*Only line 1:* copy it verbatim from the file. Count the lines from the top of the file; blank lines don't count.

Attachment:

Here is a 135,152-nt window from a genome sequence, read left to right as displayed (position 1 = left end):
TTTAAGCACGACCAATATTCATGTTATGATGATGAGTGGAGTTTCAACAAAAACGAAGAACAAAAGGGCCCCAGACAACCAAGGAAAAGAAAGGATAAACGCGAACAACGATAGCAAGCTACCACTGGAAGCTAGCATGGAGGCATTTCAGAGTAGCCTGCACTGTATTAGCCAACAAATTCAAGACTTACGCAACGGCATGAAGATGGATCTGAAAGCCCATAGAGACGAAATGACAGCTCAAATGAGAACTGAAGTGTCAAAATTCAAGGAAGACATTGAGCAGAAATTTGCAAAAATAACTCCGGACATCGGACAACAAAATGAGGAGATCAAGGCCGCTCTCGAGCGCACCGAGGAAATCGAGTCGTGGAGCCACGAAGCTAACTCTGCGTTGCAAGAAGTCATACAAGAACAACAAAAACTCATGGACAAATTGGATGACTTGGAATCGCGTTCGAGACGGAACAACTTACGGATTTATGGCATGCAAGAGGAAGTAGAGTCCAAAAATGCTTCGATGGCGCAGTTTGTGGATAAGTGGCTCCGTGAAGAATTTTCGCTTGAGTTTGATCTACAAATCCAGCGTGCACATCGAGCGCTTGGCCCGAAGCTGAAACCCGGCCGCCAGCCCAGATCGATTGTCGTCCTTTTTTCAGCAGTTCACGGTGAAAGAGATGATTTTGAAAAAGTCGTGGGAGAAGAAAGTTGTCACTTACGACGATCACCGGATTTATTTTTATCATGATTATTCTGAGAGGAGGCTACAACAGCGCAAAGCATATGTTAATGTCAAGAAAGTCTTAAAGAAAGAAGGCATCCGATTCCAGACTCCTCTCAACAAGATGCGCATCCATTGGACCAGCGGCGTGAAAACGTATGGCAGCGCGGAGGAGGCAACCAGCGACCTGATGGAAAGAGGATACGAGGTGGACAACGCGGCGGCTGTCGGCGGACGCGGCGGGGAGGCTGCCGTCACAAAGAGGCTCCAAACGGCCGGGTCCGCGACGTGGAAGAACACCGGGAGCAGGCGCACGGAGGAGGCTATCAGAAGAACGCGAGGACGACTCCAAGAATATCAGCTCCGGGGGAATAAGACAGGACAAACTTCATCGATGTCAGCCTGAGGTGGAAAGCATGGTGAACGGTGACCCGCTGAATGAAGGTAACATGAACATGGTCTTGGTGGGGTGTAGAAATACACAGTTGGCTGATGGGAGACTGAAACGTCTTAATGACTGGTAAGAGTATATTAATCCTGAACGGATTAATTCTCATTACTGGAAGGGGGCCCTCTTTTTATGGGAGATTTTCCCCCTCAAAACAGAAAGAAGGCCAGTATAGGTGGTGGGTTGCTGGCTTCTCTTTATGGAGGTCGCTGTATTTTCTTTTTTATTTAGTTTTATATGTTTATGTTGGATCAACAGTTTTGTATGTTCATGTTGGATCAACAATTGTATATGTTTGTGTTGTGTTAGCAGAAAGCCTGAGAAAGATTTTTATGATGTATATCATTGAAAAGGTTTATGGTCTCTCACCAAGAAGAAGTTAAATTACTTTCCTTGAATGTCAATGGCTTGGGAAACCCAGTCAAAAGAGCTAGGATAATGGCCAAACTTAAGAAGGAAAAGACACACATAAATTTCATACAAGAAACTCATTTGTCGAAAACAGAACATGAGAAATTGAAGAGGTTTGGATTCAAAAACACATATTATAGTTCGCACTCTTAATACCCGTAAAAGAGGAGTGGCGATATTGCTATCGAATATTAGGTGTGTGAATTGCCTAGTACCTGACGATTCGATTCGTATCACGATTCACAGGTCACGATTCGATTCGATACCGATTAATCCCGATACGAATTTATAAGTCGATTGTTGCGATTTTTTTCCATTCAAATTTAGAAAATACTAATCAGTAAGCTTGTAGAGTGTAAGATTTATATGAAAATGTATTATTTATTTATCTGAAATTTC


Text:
Here is a 135,152-nt window from a genome sequence, read left to right as displayed (position 1 = left end):